Nearly every restaurant we went to on this trip was carefully researched. Choux Creme was one of the few exceptions. A chain of pastry shops located mostly inside MTR stations, their pastry displays kept catching my eye so I told Ren we weren’t leaving Hong Kong until we tried them. I’m glad we did because their pastries turned out to be pretty good.
Choux Creme, Hong Kong

Hokkaido produces some of the best dairy in the world so we knew exactly what to get when we saw the word “Hokkaido” on two of the products’ names. The one on the left is their Hokkaido Milk Choux pastry while the one on the right is the Hokkaido Milk Pudding. Both were rich, creamy, and delicious. If you’re a fan of choux pastries like I am, then I suggest giving this little shop a try.
Choux Creme, Hong Kong

Expect to Spend: Around HKD 20 per pastry

6. Ned Kelly’s Last Stand

This was another place that we didn’t plan for. We don’t usually go out to bars when we travel but when Ren’s cousin invited us to this jazz bar in Hong Kong, we just had to check it out. As it turns out, Ned Kelly’s Last Stand in Tsim Sha Tsui (11A Ashley Rd) isn’t just a jazz bar, it also happens to be Hong Kong’s OLDEST bar. Named after an Australian outlaw, it’s a Western-style pub that plays live jazz every night and serves happy hour from 11:30AM-9:30PM. Pretty cool eh? Here’s a short video I shot from the night’s set.

Happy Hour: 11:30AM-9:30PM


As much time as we spent eating, we did leave room for a little sightseeing. 😆 Here are some of the many fun things you can do in Hong Kong that don’t involve food.

1. Shop Like a Kardashian

Hong Kong is a shopaholic’s paradise. Growing up, a family trip to Hong Kong meant a generous allowance from dad and lots and lots of toy shopping. 😆 Ren and I are far removed from our hyper shopping days but we did enjoy exploring some of Hong Kong’s many popular shopping neighborhoods like Soho, Temple Street Night Market, Ladies’ Market (Tung Choi Street), and Sneaker Street (Fa Yuen Street). We hardly bought anything but we did learn that Sham Shui Po is a good area for inexpensive fashion and tech accessories. We also learned that the popular section of Temple Street Night Market is actually its touristy part. If you keep walking down Temple Street and through the park, you’ll get to a section of the market where you can find the same products for half the price. This is where the locals shop. For more insider tips, you can check out this guide to shopping in Hong Kong from China Highlights.
Shopping in Hong Kong

2. Ride the Peak Tram to Sky Terrace 428

The Peak Tram is the world’s steepest funicular railway and one of Hong Kong’s most popular tourist attractions. It takes you up to Victoria Peak and Sky Terrace 428 which boasts the most stunning views of the city. I’m usually underwhelmed by observatories like this but the view from Sky Terrace 428 was pretty spectacular. There are plenty of shops, restaurants, and other attractions at Victoria Peak so you can easily spend a few hours there. Just be sure to go on a weekday if you can because queues over the weekend can be excruciatingly long.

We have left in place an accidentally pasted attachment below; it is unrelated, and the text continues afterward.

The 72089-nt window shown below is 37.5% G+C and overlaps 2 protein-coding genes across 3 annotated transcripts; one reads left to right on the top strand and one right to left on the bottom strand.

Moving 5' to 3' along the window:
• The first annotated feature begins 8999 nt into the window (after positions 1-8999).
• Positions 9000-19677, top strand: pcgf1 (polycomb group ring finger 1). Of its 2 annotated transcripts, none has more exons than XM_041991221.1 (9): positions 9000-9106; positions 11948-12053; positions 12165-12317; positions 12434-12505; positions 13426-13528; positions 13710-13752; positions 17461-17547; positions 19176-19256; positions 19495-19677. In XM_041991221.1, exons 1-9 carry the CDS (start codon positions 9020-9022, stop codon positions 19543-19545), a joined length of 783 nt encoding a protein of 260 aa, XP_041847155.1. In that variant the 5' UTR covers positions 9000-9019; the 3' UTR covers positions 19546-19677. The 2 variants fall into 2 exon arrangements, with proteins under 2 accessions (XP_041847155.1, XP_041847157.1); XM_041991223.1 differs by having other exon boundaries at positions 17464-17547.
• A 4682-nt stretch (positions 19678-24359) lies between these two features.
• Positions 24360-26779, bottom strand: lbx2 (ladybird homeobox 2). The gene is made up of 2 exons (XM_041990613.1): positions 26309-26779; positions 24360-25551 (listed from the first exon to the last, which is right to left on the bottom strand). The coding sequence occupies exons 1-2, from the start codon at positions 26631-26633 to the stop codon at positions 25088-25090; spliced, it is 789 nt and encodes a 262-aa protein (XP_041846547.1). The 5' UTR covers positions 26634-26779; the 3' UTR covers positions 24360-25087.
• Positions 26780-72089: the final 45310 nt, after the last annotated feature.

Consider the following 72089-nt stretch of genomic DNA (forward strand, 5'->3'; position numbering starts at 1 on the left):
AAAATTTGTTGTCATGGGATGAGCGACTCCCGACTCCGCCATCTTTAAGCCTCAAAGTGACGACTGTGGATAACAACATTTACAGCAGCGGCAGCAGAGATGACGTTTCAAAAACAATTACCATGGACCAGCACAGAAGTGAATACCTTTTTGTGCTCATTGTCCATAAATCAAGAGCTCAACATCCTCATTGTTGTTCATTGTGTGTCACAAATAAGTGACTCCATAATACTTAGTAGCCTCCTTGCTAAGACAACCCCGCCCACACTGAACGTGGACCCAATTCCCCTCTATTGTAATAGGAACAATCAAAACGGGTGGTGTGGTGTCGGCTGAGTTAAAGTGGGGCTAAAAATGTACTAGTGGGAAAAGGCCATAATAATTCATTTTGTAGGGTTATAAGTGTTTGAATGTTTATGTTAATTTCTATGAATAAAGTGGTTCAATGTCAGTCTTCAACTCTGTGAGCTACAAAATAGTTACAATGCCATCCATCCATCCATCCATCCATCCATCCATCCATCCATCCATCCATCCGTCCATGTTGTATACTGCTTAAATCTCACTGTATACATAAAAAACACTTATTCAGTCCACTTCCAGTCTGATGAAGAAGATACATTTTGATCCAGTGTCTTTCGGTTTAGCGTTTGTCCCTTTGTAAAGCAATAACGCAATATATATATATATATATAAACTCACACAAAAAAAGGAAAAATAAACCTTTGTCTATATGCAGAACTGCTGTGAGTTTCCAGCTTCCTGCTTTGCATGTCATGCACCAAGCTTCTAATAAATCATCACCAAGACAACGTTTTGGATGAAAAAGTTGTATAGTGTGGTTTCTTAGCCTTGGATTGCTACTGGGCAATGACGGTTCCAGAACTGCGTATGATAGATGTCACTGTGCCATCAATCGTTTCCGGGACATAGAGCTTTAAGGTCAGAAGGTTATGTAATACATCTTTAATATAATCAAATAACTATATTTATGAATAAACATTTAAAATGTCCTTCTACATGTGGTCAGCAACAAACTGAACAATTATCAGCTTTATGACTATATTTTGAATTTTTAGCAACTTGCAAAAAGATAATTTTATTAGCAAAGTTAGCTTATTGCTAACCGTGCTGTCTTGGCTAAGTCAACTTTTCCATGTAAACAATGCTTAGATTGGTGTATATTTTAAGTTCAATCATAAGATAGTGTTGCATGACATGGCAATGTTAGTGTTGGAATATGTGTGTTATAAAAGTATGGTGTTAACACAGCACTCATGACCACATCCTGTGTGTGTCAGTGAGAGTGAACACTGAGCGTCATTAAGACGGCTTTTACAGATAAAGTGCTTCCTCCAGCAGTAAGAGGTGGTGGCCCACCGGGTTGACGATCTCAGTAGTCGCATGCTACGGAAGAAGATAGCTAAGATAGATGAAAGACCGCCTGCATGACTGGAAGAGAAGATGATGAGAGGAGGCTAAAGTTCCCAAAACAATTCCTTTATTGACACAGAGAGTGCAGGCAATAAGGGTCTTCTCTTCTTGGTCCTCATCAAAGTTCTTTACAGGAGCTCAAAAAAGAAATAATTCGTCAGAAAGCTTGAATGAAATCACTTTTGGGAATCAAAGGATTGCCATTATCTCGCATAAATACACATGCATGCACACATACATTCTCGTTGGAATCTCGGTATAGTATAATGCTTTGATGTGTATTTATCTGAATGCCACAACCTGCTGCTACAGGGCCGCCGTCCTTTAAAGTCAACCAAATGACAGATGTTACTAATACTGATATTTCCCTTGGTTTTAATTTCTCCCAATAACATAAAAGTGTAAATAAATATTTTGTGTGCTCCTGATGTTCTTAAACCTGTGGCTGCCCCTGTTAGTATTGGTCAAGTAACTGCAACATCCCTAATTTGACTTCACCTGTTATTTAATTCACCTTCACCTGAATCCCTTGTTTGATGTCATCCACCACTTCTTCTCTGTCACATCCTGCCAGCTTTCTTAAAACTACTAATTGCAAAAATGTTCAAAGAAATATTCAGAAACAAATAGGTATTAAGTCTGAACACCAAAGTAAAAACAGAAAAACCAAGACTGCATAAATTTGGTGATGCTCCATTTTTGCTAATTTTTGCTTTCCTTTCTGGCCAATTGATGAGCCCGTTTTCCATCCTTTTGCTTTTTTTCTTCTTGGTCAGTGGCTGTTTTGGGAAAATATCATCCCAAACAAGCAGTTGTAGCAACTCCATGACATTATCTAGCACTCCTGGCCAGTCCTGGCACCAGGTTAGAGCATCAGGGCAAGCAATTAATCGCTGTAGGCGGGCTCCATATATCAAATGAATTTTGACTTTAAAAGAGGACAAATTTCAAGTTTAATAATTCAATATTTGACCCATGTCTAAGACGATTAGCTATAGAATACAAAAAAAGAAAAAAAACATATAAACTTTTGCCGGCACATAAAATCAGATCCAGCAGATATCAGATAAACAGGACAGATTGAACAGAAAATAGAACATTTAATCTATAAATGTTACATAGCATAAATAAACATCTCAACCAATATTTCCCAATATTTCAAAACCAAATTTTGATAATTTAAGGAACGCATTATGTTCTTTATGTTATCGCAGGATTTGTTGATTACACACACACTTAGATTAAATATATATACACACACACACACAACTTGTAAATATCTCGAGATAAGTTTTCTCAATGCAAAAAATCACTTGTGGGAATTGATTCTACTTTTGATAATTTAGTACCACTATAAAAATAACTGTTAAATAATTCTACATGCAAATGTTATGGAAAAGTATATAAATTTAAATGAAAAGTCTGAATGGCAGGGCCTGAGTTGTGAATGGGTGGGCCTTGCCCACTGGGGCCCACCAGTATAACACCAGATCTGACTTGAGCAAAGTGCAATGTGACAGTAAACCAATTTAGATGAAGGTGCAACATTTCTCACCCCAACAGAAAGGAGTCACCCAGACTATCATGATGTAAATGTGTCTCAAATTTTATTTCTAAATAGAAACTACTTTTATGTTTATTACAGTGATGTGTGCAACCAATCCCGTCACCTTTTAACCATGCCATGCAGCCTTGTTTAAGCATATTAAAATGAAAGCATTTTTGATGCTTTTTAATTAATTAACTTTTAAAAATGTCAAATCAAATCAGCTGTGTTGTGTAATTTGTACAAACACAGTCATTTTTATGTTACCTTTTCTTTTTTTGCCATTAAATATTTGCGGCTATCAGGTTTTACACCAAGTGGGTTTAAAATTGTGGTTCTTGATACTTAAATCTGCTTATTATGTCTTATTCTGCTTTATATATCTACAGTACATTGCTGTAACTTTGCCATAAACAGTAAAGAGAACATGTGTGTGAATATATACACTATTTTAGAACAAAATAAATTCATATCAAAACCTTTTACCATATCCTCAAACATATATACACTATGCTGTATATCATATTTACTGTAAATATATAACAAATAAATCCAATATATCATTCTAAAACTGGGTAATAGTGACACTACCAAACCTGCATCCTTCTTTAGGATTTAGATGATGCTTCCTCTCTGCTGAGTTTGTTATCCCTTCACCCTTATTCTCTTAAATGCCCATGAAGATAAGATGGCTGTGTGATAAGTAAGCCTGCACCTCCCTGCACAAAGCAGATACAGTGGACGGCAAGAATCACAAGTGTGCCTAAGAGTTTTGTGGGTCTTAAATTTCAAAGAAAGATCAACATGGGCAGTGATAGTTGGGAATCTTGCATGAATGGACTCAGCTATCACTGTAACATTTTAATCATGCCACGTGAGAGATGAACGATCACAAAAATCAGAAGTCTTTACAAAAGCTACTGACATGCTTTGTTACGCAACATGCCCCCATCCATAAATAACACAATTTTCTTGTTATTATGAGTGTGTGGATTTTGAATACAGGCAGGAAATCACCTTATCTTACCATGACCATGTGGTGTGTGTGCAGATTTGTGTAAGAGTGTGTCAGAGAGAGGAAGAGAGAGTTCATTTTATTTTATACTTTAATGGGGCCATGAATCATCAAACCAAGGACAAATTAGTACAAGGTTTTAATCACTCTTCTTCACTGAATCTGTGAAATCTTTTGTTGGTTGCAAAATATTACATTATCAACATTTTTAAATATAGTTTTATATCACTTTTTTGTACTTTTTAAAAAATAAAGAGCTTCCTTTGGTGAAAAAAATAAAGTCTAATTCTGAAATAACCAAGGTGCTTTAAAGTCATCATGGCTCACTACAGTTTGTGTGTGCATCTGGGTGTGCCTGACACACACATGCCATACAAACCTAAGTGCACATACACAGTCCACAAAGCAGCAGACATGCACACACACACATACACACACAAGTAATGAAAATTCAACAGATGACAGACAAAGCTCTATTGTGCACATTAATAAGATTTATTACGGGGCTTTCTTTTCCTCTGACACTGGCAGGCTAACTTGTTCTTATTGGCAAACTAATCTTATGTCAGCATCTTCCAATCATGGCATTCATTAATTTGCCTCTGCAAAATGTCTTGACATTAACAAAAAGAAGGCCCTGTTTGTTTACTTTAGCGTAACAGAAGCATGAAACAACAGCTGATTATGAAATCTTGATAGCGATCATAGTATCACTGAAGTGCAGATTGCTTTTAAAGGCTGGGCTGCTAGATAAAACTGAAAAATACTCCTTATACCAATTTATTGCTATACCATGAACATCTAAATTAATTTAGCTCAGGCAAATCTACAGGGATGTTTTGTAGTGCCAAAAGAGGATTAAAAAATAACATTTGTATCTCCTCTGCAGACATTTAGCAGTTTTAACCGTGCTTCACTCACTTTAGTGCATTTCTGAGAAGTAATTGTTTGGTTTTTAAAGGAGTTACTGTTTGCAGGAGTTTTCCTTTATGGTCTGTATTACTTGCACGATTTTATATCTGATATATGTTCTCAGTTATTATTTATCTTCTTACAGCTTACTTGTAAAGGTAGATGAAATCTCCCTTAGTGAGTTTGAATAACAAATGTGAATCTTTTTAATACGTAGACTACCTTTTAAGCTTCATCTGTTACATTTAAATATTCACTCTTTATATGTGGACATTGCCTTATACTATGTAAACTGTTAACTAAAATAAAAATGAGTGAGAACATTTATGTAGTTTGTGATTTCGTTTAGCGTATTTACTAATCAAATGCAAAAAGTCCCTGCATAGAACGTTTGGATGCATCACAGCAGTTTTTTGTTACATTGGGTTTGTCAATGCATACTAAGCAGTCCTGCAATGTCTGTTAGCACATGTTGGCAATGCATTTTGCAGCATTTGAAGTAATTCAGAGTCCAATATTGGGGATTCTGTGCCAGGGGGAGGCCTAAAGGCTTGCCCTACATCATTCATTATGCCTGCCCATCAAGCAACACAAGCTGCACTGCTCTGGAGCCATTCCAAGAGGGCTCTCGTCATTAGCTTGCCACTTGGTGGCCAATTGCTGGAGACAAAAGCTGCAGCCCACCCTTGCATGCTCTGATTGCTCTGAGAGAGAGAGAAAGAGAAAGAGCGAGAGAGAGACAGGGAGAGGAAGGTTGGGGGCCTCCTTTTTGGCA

Check out my post on Victoria Peak for more pictures and information. You’ll find tips there as well on how to get discount or fast track passes.
Ride the Peak Tram to Sky Terrace 428 and Trick Eye Museum in Hong Kong

Time Needed: At least half a day / Cost: Check out my post on The Peak Tram and Sky Terrace 428 for ticket costs.

3. Visit the Big Buddha on Lantau Island

Like Victoria Peak, the Tian Tan Buddha on Lantau Island is one of Hong Kong’s most popular attractions. It’s an impressive sight at 34 meters high (112 feet). Most tourists go to Lantau Island via Ngong Ping 360 which is often cited as one of the best and longest cable car rides in the world (5.7 km). Aside from the Big Buddha, the island is also known for Tai O Fishing Village which serves as a jumping off point for Chinese white dolphin watching tours. Chinese white dolphins are a species of pinkish-white dolphins that are native to Hong Kong’s waters.

Check out my post on Lantau Island for more pictures and information. You’ll find tips on how to get discounts to Ngong Ping 360 cable car tickets as well.
A Cable Car, a Giant Buddha, and a Streetful of Seafood on Lantau Island, Hong Kong

Time Needed: Almost a full day / Cost: Check out my post on Ngong Ping 360 for ticket costs

4. Watch the Light Show from Eye Bar

A Symphony of Lights is a multimedia light show that happens every night at 8PM. It’s in the Guinness Book of World Records as the “World’s Largest Permanent Light and Sound Show”. Most people watch it from the harbor but you can catch it from the balcony of Eye Bar which is on the 30th floor of the iSQUARE building in Tsim Sha Tsui (63 Nathan Rd). Unfortunately, you can’t hear the synchronized music from up there but at least you’ll have a stiff drink in your hand. From 6-9PM, martini cocktails and wines by the glass are 30% off while beers are 50% off. Best of all, there’s an UNLIMITED bar of pintxos (small snacks) that you can help yourself to free of charge. They had potato croquettes, breaded fish cakes, and crisscut fries when we were there.
Watch A Symphony of Lights at Eye Bar